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ASEAN STOCK WATCH Asean Affairs  2 April 2013 

ASEAN Market Preview

Asian markets mostly slipped in holiday-hit trade Monday as investors were unimpressed by a slight improvement in key economic indicators out of China and Tokyo.

The yen climbed against the dollar and euro ahead of a Bank of Japan (BoJ) policy meeting this week, while there are lingering concerns about political uncertainty in Italy as well as debt-ravaged Cyprus.

Tokyo slipped 2.12 percent, or 262.89 points, to 12,135.02 on the back of the stronger yen. Taipei fell 0.24 percent, or 19.37 points, to 7,899.24 and Seoul lost 0.44 percent, or 8.90 points, to 1,995.99.

Jakarta shed 3.14 points to close .07 percent down at 4,937.58 points as shares in finance and infrastructure companies tumbled. Some 5.4 billion shares valued at Rp 4.7 trillion changed hands in a moderate day of trading. The government yield on the 10-year note dropped to 5.584 percent from 5.598 percent. Advancers beat decliners 153 to 124.

In the afternoon Shanghai was flat.

Sydney, Hong Kong and Wellington were closed for the Easter break.


The peso fell on the first trading day after the Lenten break as the euphoria over the Philippines’ attainment of an investment grade eased.

The local currency closed at its intraday low of 40.84 against the US dollar on Monday, down by 4 centavos from the finish of 40.80:$1 on March 27.

Intraday high hit 40.75:$1. Volume of trade reached $530.4 million from $1.14 billion previously.

Traders said the volume of trade eased and demand for the peso tempered as the foreign exchange market felt downbeat following the Lenten break.

Last Wednesday, the last trading day before the break, the market was lifted by the announcement that Fitch Ratings gave the Philippines its first investment grade from a major international ratings firm.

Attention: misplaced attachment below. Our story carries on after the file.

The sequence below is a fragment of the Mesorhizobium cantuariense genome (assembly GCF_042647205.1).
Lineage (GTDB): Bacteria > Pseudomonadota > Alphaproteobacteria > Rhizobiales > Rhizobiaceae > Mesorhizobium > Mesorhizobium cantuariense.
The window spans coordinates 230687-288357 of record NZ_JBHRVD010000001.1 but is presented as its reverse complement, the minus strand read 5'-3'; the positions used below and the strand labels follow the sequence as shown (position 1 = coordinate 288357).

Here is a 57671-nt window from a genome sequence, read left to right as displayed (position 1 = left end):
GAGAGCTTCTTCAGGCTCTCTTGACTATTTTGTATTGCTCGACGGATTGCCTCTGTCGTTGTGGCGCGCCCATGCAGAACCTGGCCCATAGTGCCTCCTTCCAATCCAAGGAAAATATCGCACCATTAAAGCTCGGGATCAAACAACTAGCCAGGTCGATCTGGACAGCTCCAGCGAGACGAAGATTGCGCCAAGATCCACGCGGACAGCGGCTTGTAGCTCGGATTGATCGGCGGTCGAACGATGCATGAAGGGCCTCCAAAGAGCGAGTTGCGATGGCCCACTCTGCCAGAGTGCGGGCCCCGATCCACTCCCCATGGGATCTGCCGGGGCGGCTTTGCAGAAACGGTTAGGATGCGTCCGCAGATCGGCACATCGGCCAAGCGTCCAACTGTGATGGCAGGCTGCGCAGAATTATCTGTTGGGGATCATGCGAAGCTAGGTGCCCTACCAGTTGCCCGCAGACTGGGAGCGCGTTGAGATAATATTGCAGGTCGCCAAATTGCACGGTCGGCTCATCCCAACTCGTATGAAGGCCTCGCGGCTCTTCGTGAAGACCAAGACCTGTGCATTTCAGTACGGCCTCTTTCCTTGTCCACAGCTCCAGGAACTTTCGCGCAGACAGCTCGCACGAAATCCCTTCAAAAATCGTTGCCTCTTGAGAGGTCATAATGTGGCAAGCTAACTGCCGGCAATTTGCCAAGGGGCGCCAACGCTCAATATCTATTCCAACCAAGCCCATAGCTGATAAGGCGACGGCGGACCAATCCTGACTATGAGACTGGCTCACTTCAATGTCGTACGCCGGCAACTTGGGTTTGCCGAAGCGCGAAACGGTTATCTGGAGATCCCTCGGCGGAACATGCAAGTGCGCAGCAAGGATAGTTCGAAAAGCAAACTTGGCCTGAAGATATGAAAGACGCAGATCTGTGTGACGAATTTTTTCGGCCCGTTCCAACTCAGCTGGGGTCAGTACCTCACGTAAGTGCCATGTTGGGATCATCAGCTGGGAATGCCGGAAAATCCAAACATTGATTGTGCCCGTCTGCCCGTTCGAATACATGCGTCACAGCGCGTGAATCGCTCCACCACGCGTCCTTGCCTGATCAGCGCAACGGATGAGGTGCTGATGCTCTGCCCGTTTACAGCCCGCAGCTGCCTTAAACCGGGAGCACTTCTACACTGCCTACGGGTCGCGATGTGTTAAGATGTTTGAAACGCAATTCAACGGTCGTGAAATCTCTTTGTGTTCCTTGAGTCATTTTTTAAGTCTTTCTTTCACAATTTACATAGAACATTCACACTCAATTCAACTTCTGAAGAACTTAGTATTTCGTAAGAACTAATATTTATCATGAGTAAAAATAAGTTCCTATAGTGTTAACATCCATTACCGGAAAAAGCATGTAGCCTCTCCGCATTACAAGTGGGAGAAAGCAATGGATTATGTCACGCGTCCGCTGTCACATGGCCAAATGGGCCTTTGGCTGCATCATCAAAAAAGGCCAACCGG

Traders said fund owners would look for fresh leads in the coming days to guide their investment decisions.


The Stock Exchange of Thailand main index went down 11.51 points, or 0.74%, to close at 1,549.55 points at the end of trading session this afternoon. The trade value was 43.85 billion baht, with 9.37 billion shares traded.

The SET50 index ended at 1,017.35 points, down 7.57 points, or0.74%, with a total trade value of 15.97 billion baht.

The SET100 index fell 19.01 points, or 0.83%, to stand at 2,280.38 points, with a total turnover of 22.64 billion baht.

The SETHD index went down 9.42 points, or 0.74%, to stand at 1,257.36 points, with total trade value of 6.76 billion baht.

The MAI index dropped 1.60 points, or 0.33%, to close at 482.68 points, with total transaction value of 2.98 billion baht.

Top five most active values were as follows;

SOLAR        stood at                8.95 baht, up 0.05 baht (0.56%)

TIPCO         stood at                16.10 baht, up 1.80 baht (12.59%)

SUSCO        stood at                6.85 baht, up 0.40 baht (6.20%)

INTUCH       stood at                80.50 baht, down 0.50 baht (0.62%)

BTS            stood at                9.30 baht, down 0.10 baht (1.06%)


The KLCI closed 4.02 points or 0.24% to 1,667.61. Turnover was 594.22 million shares valued at RM1.17bil.

However, the broader market improved, with gainers leading losers 328 to 316, with 291 counters unchanged.

An analyst with a local bank-backed brokerage noted the KLCI was dragged down by profit-taking activities, which was in line with the less than stellar performance of regional bourses.

"Investor sentiment is to remain cautious for the time being. We expect confidence to pick up after the elections when things are a bit more clearer," he said.

KLCI was weighed down by losses in BAT, which fell RM1.46 to RM60.70, erasing 0.75 of a point off the KLCI, while Nestle shed 20 sen to RM60.48.

Crude palm oil (CPO) for third-month delivery fell RM42 to RM2,336. IOI Corp shed four sen to RM4.64.

Banks were mixed. Maybank fell five sen to RM9.30. HLFG gained six sen to RM15 while HL Bank rose eight sen to RM14.54, but off their early lows as investors were quick to pick up the stocks.

RHB Cap rose five sen to RM8.50 and Public Bank was up four sen to RM16.30.

Genting Bhd slipped 12 sen to RM9.90. Petronas Dagangan fell 28 sen to RM22.82 and Petronas Gas 20 sen lower at RM18.80.


Singapore shares closed 0.02 percent lower on Monday, as most markets in Asia, the U.S. and Europe were shut on Friday and Monday for Easter.

The official manufacturing purchasing managers index for March showed China’s factory output ran at its fastest in 11 months at a reading of 50.9, below 52.0 forecasts by economists but still signaling economic recovery may be accelerating. A private HSBC final purchasing managers index survey also rose to 51.6, up from February’s 50.4.